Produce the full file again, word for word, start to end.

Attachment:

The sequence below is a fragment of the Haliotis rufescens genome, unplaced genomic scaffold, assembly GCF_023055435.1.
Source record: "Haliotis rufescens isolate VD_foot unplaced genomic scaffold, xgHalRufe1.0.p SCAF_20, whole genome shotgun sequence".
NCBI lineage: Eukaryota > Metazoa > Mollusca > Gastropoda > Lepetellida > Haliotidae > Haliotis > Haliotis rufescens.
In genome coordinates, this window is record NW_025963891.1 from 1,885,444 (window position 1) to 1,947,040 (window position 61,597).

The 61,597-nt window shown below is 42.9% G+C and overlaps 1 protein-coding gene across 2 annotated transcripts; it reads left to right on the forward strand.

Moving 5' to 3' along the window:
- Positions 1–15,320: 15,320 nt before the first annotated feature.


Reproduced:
The sequence below is a fragment of the Haliotis rufescens genome, unplaced genomic scaffold, assembly GCF_023055435.1.
Source record: "Haliotis rufescens isolate VD_foot unplaced genomic scaffold, xgHalRufe1.0.p SCAF_20, whole genome shotgun sequence".
NCBI lineage: Eukaryota > Metazoa > Mollusca > Gastropoda > Lepetellida > Haliotidae > Haliotis > Haliotis rufescens.
In genome coordinates, this window is record NW_025963891.1 from 1,885,444 (window position 1) to 1,947,040 (window position 61,597).

The 61,597-nt window shown below is 42.9% G+C and overlaps 1 protein-coding gene across 2 annotated transcripts; it reads left to right on the forward strand.

Moving 5' to 3' along the window:
- Positions 1–15,320: 15,320 nt before the first annotated feature.